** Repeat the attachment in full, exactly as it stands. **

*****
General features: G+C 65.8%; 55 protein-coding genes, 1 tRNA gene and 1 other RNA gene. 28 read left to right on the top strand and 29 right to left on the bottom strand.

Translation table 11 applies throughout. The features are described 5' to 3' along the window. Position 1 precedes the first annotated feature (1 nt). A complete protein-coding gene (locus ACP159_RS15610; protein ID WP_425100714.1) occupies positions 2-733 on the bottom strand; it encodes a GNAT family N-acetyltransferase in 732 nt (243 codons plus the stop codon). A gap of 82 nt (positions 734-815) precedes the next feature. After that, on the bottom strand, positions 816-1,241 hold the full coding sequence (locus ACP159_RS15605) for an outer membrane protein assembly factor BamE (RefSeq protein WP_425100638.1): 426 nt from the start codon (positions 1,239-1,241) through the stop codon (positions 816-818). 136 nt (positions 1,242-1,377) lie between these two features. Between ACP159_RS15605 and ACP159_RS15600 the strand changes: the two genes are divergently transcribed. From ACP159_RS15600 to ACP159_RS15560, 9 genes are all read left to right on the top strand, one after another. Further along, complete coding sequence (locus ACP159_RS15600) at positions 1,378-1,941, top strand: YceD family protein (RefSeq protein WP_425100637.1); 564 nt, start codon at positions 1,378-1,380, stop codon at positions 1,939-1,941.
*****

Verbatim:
General features: G+C 65.8%; 55 protein-coding genes, 1 tRNA gene and 1 other RNA gene. 28 read left to right on the top strand and 29 right to left on the bottom strand.

Translation table 11 applies throughout. The features are described 5' to 3' along the window. Position 1 precedes the first annotated feature (1 nt). A complete protein-coding gene (locus ACP159_RS15610; protein ID WP_425100714.1) occupies positions 2-733 on the bottom strand; it encodes a GNAT family N-acetyltransferase in 732 nt (243 codons plus the stop codon). A gap of 82 nt (positions 734-815) precedes the next feature. After that, on the bottom strand, positions 816-1,241 hold the full coding sequence (locus ACP159_RS15605) for an outer membrane protein assembly factor BamE (RefSeq protein WP_425100638.1): 426 nt from the start codon (positions 1,239-1,241) through the stop codon (positions 816-818). 136 nt (positions 1,242-1,377) lie between these two features. Between ACP159_RS15605 and ACP159_RS15600 the strand changes: the two genes are divergently transcribed. From ACP159_RS15600 to ACP159_RS15560, 9 genes are all read left to right on the top strand, one after another. Further along, complete coding sequence (locus ACP159_RS15600) at positions 1,378-1,941, top strand: YceD family protein (RefSeq protein WP_425100637.1); 564 nt, start codon at positions 1,378-1,380, stop codon at positions 1,939-1,941.